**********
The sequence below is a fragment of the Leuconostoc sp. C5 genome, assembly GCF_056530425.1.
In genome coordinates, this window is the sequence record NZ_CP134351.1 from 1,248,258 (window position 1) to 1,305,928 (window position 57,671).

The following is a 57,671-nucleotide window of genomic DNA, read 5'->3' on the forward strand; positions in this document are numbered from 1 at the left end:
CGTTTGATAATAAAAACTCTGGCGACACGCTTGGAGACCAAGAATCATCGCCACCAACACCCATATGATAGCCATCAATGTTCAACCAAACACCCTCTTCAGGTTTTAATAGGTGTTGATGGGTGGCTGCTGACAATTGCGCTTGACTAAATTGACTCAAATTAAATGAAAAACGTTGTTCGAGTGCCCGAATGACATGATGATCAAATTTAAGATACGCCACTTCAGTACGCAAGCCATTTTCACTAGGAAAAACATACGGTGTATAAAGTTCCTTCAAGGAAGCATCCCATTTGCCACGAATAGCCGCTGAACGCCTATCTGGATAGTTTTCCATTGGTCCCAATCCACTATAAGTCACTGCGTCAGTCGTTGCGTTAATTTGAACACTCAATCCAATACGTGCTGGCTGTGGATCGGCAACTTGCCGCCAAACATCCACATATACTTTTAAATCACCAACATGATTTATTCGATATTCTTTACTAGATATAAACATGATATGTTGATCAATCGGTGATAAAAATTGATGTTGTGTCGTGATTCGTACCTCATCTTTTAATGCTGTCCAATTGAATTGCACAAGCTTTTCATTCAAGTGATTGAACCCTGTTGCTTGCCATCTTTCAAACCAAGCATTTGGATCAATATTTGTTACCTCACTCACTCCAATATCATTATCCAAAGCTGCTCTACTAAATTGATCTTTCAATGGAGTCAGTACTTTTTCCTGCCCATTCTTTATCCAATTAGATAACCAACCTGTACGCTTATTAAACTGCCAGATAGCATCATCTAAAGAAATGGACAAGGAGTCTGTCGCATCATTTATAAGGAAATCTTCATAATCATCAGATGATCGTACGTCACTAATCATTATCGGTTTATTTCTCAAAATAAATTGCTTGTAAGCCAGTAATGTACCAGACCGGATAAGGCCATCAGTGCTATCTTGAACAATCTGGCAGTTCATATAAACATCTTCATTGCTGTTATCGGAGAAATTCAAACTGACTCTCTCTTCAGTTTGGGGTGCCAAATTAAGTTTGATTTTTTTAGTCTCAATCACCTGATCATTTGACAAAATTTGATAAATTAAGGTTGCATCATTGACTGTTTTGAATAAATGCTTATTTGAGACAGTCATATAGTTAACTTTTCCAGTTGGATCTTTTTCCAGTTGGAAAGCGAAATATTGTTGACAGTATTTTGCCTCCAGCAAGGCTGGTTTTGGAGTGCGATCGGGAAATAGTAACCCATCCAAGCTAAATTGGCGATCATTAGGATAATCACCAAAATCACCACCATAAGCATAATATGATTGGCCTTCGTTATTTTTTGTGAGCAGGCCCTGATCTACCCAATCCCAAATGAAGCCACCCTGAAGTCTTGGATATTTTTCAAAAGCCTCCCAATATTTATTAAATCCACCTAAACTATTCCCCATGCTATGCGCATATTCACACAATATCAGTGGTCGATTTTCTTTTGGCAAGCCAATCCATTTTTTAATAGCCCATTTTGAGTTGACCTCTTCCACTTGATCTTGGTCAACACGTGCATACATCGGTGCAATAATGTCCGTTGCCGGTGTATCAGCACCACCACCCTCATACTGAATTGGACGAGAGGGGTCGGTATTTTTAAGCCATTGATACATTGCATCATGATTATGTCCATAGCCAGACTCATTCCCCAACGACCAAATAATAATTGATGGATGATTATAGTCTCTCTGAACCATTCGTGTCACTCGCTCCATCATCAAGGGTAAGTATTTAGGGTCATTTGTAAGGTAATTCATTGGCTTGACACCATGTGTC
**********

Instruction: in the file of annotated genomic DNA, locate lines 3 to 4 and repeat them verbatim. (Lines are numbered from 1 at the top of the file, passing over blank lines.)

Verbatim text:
The following is a 57,671-nucleotide window of genomic DNA, read 5'->3' on the forward strand; positions in this document are numbered from 1 at the left end:
CGTTTGATAATAAAAACTCTGGCGACACGCTTGGAGACCAAGAATCATCGCCACCAACACCCATATGATAGCCATCAATGTTCAACCAAACACCCTCTTCAGGTTTTAATAGGTGTTGATGGGTGGCTGCTGACAATTGCGCTTGACTAAATTGACTCAAATTAAATGAAAAACGTTGTTCGAGTGCCCGAATGACATGATGATCAAATTTAAGATACGCCACTTCAGTACGCAAGCCATTTTCACTAGGAAAAACATACGGTGTATAAAGTTCCTTCAAGGAAGCATCCCATTTGCCACGAATAGCCGCTGAACGCCTATCTGGATAGTTTTCCATTGGTCCCAATCCACTATAAGTCACTGCGTCAGTCGTTGCGTTAATTTGAACACTCAATCCAATACGTGCTGGCTGTGGATCGGCAACTTGCCGCCAAACATCCACATATACTTTTAAATCACCAACATGATTTATTCGATATTCTTTACTAGATATAAACATGATATGTTGATCAATCGGTGATAAAAATTGATGTTGTGTCGTGATTCGTACCTCATCTTTTAATGCTGTCCAATTGAATTGCACAAGCTTTTCATTCAAGTGATTGAACCCTGTTGCTTGCCATCTTTCAAACCAAGCATTTGGATCAATATTTGTTACCTCACTCACTCCAATATCATTATCCAAAGCTGCTCTACTAAATTGATCTTTCAATGGAGTCAGTACTTTTTCCTGCCCATTCTTTATCCAATTAGATAACCAACCTGTACGCTTATTAAACTGCCAGATAGCATCATCTAAAGAAATGGACAAGGAGTCTGTCGCATCATTTATAAGGAAATCTTCATAATCATCAGATGATCGTACGTCACTAATCATTATCGGTTTATTTCTCAAAATAAATTGCTTGTAAGCCAGTAATGTACCAGACCGGATAAGGCCATCAGTGCTATCTTGAACAATCTGGCAGTTCATATAAACATCTTCATTGCTGTTATCGGAGAAATTCAAACTGACTCTCTCTTCAGTTTGGGGTGCCAAATTAAGTTTGATTTTTTTAGTCTCAATCACCTGATCATTTGACAAAATTTGATAAATTAAGGTTGCATCATTGACTGTTTTGAATAAATGCTTATTTGAGACAGTCATATAGTTAACTTTTCCAGTTGGATCTTTTTCCAGTTGGAAAGCGAAATATTGTTGACAGTATTTTGCCTCCAGCAAGGCTGGTTTTGGAGTGCGATCGGGAAATAGTAACCCATCCAAGCTAAATTGGCGATCATTAGGATAATCACCAAAATCACCACCATAAGCATAATATGATTGGCCTTCGTTATTTTTTGTGAGCAGGCCCTGATCTACCCAATCCCAAATGAAGCCACCCTGAAGTCTTGGATATTTTTCAAAAGCCTCCCAATATTTATTAAATCCACCTAAACTATTCCCCATGCTATGCGCATATTCACACAATATCAGTGGTCGATTTTCTTTTGGCAAGCCAATCCATTTTTTAATAGCCCATTTTGAGTTGACCTCTTCCACTTGATCTTGGTCAACACGTGCATACATCGGTGCAATAATGTCCGTTGCCGGTGTATCAGCACCACCACCCTCATACTGAATTGGACGAGAGGGGTCGGTATTTTTAAGCCATTGATACATTGCATCATGATTATGTCCATAGCCAGACTCATTCCCCAACGACCAAATAATAATTGATGGATGATTATAGTCTCTCTGAACCATTCGTGTCACTCGCTCCATCATCAAGGGTAAGTATTTAGGGTCATTTGTAAGGTAATTCATTGGCTTGACACCATGTGTC